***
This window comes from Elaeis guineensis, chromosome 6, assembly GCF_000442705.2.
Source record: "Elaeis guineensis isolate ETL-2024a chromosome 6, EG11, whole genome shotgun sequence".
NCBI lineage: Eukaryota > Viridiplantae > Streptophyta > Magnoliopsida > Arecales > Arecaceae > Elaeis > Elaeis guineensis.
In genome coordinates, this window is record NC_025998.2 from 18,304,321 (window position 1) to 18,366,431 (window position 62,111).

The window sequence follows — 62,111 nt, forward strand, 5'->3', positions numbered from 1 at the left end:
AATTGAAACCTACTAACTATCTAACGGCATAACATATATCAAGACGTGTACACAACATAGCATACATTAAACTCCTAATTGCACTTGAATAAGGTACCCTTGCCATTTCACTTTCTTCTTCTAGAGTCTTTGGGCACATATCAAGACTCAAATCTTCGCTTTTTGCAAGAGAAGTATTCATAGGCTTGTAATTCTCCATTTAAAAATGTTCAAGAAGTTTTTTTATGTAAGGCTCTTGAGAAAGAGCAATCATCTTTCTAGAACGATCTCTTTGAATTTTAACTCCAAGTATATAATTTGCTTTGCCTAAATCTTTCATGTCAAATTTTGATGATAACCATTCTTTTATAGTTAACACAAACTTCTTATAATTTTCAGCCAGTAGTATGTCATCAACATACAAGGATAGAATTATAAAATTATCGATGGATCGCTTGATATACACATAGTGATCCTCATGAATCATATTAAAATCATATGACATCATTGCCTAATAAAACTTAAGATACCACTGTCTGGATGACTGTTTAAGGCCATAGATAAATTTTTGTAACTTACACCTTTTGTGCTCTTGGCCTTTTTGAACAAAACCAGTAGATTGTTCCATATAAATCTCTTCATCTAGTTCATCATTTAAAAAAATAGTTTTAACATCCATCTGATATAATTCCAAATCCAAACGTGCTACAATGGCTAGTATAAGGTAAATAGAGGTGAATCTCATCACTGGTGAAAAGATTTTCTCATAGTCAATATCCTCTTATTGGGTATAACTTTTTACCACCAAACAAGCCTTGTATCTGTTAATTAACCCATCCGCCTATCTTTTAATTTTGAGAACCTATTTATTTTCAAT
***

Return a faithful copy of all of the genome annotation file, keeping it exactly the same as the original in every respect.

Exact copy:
This window comes from Elaeis guineensis, chromosome 6, assembly GCF_000442705.2.
Source record: "Elaeis guineensis isolate ETL-2024a chromosome 6, EG11, whole genome shotgun sequence".
NCBI lineage: Eukaryota > Viridiplantae > Streptophyta > Magnoliopsida > Arecales > Arecaceae > Elaeis > Elaeis guineensis.
In genome coordinates, this window is record NC_025998.2 from 18,304,321 (window position 1) to 18,366,431 (window position 62,111).

The window sequence follows — 62,111 nt, forward strand, 5'->3', positions numbered from 1 at the left end:
AATTGAAACCTACTAACTATCTAACGGCATAACATATATCAAGACGTGTACACAACATAGCATACATTAAACTCCTAATTGCACTTGAATAAGGTACCCTTGCCATTTCACTTTCTTCTTCTAGAGTCTTTGGGCACATATCAAGACTCAAATCTTCGCTTTTTGCAAGAGAAGTATTCATAGGCTTGTAATTCTCCATTTAAAAATGTTCAAGAAGTTTTTTTATGTAAGGCTCTTGAGAAAGAGCAATCATCTTTCTAGAACGATCTCTTTGAATTTTAACTCCAAGTATATAATTTGCTTTGCCTAAATCTTTCATGTCAAATTTTGATGATAACCATTCTTTTATAGTTAACACAAACTTCTTATAATTTTCAGCCAGTAGTATGTCATCAACATACAAGGATAGAATTATAAAATTATCGATGGATCGCTTGATATACACATAGTGATCCTCATGAATCATATTAAAATCATATGACATCATTGCCTAATAAAACTTAAGATACCACTGTCTGGATGACTGTTTAAGGCCATAGATAAATTTTTGTAACTTACACCTTTTGTGCTCTTGGCCTTTTTGAACAAAACCAGTAGATTGTTCCATATAAATCTCTTCATCTAGTTCATCATTTAAAAAAATAGTTTTAACATCCATCTGATATAATTCCAAATCCAAACGTGCTACAATGGCTAGTATAAGGTAAATAGAGGTGAATCTCATCACTGGTGAAAAGATTTTCTCATAGTCAATATCCTCTTATTGGGTATAACTTTTTACCACCAAACAAGCCTTGTATCTGTTAATTAACCCATCCGCCTATCTTTTAATTTTGAGAACCTATTTATTTTCAAT